This matter involves the role of the Division of Youth and Family Services (DYFS) and the Department of Mental Retardation (DMR) in an application made by DYFS for termination of parental rights of parents who are mentally retarded. There is no reported case in New Jersey dealing with termination of parental rights of mentally retarded parents. This opinion supplements an oral opinion given on April 8, 1983.
The mother is D.N., age 32, and the father is R.G., age 23. D.N. has been under the care of DMR since mid-December 1981.
R.G. has been under the care of DMR since 1978. They have been living together since December 1980 in an apartment in Long Branch under the Community Living Program sponsored by DMR.
DYFS received a referral regarding D.N. from the Workshop Opportunity Center on August 13, 1981. The parents had been attending a vocational training program at the workshop. The caseworker at the workshop recognized that D.N. was in need of prenatal care and that services would also be required to care for the child after birth.
The child, baby Diane, was born on November 18, 1981. DYFS had prepared for the care of the child by arranging for home health aides on a 24-hour basis for the first week and thereafter on an eight-hour daily basis until December 24, 1981. The homemakers gave instructions to D.N. regarding care, feeding and bathing of the baby. In addition, DYFS arranged for a Public Health nurse to come to the home two to three times a week from November 24, 1981 to January 4, 1982. The DYFS caseworker had contact with D.N. almost every day. She visited regularly to assure that the child was getting proper care and that D.N. was receiving instructions for the care of the baby.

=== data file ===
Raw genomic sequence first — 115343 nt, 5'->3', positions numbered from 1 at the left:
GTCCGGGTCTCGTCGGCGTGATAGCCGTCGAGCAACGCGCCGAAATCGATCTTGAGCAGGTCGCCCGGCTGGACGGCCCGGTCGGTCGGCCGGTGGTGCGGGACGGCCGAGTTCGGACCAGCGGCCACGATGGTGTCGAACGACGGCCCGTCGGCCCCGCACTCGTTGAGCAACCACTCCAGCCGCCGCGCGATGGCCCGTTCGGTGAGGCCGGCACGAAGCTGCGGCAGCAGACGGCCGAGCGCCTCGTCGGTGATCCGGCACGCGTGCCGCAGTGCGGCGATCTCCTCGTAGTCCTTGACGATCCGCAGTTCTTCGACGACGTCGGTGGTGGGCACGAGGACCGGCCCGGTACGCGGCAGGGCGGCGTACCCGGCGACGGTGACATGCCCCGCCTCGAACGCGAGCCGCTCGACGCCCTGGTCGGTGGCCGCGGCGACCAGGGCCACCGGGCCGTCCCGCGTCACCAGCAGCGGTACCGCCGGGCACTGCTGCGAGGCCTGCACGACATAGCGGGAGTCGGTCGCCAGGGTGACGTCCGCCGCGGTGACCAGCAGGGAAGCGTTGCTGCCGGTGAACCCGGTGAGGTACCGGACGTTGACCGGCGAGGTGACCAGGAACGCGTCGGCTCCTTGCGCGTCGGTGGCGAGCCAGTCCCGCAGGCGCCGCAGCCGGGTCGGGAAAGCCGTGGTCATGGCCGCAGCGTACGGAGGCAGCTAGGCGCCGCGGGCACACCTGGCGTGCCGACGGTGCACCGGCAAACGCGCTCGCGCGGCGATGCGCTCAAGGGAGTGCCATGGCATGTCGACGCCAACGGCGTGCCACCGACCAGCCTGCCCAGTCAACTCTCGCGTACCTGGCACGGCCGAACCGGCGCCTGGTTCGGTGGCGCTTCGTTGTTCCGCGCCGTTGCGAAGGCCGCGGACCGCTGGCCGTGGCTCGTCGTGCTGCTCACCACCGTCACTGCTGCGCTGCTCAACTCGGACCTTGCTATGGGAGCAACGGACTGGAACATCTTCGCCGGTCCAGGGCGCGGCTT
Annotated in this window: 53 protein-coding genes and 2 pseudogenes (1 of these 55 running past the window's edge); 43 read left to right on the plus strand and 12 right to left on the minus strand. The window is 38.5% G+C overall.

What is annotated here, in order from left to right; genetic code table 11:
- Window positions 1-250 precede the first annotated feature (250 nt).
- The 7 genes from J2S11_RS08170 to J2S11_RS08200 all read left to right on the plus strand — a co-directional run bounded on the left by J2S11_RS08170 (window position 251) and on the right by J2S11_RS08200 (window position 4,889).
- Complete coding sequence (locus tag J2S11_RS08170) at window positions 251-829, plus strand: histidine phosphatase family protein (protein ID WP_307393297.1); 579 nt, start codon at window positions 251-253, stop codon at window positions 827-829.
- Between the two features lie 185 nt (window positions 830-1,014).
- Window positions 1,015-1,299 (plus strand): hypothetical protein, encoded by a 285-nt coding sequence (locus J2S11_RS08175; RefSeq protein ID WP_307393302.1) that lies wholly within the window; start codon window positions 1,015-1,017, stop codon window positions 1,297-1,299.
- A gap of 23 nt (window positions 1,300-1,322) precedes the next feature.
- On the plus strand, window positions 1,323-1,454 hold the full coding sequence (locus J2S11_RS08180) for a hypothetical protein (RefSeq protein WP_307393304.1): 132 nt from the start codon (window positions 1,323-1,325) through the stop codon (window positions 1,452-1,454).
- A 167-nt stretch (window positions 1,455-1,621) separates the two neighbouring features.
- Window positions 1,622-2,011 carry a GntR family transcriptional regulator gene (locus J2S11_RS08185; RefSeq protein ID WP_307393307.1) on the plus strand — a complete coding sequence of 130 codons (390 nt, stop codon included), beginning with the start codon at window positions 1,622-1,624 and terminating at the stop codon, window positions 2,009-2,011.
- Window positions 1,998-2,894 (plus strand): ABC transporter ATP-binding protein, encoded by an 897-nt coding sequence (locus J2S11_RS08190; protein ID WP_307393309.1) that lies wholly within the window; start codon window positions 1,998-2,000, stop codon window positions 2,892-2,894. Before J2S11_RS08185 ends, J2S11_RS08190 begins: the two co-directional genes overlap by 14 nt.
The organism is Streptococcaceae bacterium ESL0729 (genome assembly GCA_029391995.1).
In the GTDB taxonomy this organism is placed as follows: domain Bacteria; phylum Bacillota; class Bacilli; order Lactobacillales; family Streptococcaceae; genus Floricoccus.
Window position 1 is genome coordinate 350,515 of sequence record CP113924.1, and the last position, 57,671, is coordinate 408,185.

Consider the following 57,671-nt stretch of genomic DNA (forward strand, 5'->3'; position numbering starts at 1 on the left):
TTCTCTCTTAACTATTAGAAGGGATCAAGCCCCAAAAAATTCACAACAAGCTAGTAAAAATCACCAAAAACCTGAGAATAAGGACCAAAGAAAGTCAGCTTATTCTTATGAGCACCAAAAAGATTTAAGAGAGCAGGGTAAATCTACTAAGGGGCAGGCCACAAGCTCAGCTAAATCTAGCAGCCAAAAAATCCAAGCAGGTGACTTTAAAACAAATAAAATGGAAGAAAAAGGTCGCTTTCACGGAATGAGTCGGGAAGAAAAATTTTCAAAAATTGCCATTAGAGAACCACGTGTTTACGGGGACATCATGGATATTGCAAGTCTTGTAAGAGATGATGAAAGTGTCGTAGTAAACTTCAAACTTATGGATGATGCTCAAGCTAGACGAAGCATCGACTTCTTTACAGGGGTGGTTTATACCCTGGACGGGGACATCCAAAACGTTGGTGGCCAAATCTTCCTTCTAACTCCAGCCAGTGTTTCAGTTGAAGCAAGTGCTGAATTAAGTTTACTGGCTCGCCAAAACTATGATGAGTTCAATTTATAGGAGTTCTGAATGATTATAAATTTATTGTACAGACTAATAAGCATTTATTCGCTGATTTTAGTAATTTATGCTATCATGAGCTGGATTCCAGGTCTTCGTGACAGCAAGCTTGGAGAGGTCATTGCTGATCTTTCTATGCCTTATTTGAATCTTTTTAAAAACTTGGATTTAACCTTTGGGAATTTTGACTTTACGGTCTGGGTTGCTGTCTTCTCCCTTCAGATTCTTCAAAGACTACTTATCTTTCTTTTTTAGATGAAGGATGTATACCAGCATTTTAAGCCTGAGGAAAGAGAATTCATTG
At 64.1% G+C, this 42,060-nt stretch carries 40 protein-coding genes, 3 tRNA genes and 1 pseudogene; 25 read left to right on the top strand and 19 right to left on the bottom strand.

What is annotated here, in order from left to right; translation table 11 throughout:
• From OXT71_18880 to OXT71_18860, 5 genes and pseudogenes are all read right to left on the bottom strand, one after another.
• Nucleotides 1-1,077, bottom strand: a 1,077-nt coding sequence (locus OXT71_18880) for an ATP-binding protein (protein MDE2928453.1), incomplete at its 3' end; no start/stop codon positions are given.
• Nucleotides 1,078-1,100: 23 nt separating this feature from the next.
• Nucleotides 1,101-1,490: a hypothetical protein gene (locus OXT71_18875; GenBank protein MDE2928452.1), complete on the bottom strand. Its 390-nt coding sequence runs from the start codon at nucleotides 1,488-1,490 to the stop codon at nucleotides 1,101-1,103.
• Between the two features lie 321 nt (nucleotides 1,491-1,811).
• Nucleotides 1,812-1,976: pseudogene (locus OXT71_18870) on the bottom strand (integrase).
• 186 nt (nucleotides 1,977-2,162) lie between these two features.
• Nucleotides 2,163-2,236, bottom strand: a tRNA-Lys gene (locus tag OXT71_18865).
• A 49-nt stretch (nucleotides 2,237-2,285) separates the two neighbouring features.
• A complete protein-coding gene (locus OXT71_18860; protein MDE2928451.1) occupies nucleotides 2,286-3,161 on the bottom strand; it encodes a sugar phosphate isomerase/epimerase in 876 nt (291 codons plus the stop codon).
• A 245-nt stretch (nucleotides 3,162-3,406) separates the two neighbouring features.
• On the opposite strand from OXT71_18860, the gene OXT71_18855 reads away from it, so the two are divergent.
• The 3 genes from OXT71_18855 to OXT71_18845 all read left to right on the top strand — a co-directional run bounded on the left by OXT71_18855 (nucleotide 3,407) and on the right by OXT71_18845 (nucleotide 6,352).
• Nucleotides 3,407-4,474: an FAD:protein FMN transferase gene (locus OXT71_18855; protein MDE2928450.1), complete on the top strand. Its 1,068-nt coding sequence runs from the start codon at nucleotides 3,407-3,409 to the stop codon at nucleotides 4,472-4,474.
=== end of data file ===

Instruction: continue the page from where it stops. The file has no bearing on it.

After December 24, 1981 when the services of the home health aides stopped, the parents had difficulty meeting the feeding schedule. The DYFS caseworker became concerned that the baby was not getting enough formula. A medical checkup conducted on January 4, 1982 revealed that instead of gaining weight she had lost six grams since its prior medical checkup on December 15, 1981. The baby was then admitted to the hospital for three days.
Because DYFS concluded that the baby was not getting proper care it asked the parents to sign a voluntary foster care agreement. The DYFS caseworker had obtained approval for the parents to sign the agreement from the DMR caseworker, the caseworker from Community Workshop, and from R.G.'s father. The agreement was signed on January 7, 1982.
On January 17, 1982, the baby was placed in a foster home and has remained there ever since. Visitation was arranged for the parents every two weeks beginning in February 1982.
DYFS prepared and DMR approved service contracts which provided that DMR would arrange tutors for the parents to develop their parental skills and improve their life skills. These contracts were signed on March 24, May 6 and June 16, 1982. Each provided for a short-term goal to increase visits, and a long-term goal for return of the child.
Because DYFS concluded that no significant progress had been made towards achieving the service contract objectives, the case was transferred to the Adoption Resource Center on August 25, 1982. DYFS subsequently filed this complaint for termination of parental rights on October ...